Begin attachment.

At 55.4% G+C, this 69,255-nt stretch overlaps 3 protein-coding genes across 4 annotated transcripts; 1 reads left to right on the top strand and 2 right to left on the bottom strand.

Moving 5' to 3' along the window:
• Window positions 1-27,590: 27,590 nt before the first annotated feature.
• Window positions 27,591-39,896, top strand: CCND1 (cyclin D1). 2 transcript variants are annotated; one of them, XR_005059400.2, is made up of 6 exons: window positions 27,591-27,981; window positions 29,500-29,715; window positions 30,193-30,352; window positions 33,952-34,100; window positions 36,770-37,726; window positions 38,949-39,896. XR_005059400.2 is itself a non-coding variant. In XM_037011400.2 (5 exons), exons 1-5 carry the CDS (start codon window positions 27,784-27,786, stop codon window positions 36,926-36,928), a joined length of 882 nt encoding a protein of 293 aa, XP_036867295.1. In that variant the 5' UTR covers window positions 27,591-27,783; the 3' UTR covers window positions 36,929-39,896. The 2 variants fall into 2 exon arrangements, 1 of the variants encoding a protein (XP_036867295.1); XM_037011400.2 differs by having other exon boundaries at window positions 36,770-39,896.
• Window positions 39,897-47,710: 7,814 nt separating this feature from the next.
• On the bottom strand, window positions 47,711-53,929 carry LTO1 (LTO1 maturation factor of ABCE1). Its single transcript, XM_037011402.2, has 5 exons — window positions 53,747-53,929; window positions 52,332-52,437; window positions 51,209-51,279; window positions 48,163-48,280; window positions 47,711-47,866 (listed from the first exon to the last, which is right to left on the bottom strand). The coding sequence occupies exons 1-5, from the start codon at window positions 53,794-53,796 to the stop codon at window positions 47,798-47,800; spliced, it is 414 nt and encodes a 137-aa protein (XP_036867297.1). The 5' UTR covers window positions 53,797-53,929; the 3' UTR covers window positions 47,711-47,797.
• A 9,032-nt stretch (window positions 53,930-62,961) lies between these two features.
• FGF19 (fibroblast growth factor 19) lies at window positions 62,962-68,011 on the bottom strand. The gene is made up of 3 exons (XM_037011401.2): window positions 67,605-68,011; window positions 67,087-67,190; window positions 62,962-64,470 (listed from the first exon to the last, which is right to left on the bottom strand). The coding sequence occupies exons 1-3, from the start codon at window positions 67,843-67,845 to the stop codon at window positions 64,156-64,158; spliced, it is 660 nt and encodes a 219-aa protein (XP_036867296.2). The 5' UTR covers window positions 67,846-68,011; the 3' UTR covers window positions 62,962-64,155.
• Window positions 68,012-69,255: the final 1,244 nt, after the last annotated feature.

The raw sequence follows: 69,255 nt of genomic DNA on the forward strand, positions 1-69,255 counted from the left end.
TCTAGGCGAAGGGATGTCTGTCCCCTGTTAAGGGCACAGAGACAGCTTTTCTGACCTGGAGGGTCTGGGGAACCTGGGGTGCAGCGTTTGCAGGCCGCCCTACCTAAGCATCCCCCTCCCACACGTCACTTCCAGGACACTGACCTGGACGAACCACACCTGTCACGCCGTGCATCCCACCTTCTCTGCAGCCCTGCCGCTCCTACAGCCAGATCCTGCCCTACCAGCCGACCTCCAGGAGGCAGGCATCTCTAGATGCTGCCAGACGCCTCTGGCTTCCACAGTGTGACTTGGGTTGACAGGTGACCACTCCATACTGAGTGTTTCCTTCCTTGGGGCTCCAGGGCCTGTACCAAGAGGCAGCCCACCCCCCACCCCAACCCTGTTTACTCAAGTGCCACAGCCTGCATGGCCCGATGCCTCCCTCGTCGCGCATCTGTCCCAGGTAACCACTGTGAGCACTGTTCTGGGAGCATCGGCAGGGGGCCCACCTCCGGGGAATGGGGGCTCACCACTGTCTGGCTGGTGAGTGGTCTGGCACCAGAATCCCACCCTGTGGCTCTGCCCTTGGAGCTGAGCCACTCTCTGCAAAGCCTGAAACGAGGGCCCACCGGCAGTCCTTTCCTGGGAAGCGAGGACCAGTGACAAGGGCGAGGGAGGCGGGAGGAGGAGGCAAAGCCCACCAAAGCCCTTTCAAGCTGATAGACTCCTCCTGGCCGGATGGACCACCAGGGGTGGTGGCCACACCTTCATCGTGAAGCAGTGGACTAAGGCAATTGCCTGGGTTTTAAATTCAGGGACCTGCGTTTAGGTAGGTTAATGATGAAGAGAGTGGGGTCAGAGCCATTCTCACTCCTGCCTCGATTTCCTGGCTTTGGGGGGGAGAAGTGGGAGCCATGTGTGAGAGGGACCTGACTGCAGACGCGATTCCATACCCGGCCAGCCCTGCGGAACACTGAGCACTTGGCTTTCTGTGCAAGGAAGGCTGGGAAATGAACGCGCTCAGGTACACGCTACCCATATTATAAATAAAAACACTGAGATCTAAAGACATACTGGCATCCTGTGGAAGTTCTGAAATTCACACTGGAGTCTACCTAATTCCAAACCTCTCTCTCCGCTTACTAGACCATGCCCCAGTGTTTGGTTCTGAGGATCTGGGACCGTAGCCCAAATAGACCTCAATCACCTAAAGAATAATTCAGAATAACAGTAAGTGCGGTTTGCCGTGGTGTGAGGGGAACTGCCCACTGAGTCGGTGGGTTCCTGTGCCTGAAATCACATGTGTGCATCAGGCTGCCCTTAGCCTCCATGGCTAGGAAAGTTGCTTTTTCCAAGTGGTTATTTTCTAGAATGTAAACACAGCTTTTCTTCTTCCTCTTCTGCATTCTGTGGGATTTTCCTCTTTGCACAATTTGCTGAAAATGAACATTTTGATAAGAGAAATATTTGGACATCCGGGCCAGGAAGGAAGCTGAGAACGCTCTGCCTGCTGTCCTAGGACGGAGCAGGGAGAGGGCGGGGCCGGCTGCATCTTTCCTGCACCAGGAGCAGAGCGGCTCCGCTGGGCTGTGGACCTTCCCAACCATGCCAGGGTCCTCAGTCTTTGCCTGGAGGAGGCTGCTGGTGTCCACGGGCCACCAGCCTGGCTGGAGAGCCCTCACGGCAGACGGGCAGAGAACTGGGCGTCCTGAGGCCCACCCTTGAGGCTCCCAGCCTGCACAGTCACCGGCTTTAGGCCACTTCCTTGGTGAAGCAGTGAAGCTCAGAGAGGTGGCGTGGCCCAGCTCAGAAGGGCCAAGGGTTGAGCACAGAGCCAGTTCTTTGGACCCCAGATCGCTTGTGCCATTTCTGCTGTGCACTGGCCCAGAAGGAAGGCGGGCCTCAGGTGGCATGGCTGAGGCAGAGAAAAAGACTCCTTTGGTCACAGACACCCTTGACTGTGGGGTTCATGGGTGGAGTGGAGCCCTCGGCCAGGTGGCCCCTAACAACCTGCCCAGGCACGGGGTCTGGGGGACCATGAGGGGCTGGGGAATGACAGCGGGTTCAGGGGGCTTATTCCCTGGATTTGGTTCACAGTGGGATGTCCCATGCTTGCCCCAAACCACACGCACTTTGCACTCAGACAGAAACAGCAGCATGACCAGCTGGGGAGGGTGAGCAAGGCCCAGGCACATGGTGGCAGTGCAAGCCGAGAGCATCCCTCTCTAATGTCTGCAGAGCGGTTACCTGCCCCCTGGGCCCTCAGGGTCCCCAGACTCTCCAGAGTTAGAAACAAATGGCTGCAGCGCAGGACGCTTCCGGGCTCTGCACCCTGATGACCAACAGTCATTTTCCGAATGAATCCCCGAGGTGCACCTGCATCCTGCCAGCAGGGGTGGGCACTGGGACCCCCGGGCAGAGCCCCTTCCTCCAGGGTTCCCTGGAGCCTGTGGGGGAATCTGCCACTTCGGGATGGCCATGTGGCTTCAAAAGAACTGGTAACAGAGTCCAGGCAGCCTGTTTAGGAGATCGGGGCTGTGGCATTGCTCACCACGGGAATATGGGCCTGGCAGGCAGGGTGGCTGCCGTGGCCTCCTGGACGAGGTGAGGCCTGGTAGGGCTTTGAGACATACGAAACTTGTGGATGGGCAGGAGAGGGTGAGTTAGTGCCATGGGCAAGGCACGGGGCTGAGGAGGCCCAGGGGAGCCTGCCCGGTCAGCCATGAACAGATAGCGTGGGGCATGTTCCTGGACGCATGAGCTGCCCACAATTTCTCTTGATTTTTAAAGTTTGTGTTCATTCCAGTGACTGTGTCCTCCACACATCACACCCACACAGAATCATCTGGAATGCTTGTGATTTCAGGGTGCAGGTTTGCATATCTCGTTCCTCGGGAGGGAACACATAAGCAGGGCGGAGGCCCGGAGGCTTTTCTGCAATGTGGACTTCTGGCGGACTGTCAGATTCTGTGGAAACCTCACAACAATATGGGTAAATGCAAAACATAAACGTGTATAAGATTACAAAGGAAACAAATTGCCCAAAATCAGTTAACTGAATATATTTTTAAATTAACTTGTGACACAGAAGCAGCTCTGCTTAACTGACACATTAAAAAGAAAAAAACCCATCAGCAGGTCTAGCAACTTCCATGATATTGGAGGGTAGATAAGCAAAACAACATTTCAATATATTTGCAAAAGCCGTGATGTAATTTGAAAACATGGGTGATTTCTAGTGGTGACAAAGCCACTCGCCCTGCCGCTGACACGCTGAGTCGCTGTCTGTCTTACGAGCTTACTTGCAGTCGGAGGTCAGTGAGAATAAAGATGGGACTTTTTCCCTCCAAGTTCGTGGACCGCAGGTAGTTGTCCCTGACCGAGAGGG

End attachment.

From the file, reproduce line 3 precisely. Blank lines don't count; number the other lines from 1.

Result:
• Window positions 1-27,590: 27,590 nt before the first annotated feature.